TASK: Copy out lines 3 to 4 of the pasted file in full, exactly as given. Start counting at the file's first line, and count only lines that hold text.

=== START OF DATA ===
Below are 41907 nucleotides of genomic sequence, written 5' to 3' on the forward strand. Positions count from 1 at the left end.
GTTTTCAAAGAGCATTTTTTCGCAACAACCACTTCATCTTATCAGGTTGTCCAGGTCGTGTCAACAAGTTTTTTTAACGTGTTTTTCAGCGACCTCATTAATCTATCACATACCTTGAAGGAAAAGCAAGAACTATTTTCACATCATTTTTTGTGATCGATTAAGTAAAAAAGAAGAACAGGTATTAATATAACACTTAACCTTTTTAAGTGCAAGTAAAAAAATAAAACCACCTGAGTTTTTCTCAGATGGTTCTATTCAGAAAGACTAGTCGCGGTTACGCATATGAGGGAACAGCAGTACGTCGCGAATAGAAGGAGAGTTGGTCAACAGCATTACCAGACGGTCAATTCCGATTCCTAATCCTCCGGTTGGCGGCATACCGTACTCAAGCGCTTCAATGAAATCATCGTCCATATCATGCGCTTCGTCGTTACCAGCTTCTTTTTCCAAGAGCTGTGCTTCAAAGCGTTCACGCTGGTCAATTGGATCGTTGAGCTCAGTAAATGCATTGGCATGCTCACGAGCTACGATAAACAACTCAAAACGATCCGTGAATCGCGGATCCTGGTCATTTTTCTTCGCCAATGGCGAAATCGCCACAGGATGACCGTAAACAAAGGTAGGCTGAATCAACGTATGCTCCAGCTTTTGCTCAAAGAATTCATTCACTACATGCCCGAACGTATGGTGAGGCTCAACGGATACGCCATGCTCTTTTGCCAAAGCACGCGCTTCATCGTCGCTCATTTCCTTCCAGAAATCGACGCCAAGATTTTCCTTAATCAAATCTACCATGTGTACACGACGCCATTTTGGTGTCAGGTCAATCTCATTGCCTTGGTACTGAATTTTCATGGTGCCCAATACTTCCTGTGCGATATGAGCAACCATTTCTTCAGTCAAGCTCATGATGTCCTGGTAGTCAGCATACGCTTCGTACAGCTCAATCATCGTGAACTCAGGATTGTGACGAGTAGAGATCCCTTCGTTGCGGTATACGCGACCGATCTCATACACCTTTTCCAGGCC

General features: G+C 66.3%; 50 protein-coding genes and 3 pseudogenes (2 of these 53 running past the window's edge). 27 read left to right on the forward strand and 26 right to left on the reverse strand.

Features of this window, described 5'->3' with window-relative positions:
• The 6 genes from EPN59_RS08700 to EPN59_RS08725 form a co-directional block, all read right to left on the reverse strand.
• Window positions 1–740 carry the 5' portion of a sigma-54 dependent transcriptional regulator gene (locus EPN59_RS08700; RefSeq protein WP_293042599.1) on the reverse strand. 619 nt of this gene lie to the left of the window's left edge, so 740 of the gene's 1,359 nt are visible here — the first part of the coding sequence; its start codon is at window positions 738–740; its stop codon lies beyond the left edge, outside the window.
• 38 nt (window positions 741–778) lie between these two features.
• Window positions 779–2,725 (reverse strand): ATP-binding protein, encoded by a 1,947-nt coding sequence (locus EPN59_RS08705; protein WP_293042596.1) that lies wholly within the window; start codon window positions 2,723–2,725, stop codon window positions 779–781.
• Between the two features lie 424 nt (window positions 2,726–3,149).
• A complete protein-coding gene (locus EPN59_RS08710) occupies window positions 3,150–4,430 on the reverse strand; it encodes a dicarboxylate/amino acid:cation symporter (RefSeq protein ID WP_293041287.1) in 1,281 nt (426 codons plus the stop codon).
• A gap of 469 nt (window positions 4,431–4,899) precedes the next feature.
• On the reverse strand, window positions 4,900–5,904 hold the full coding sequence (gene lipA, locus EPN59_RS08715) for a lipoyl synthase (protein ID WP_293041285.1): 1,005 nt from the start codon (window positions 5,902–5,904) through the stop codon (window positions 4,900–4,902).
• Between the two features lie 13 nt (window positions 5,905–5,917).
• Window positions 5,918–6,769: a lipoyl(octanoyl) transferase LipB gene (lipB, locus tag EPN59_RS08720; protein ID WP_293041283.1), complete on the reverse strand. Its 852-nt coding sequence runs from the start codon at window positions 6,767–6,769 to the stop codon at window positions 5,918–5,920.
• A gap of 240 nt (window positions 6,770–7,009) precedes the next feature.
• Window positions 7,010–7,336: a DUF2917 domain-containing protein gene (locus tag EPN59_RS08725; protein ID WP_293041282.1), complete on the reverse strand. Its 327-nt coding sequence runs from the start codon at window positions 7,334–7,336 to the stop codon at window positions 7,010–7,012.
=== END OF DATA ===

General features: G+C 66.3%; 50 protein-coding genes and 3 pseudogenes (2 of these 53 running past the window's edge). 27 read left to right on the forward strand and 26 right to left on the reverse strand.

Features of this window, described 5'->3' with window-relative positions: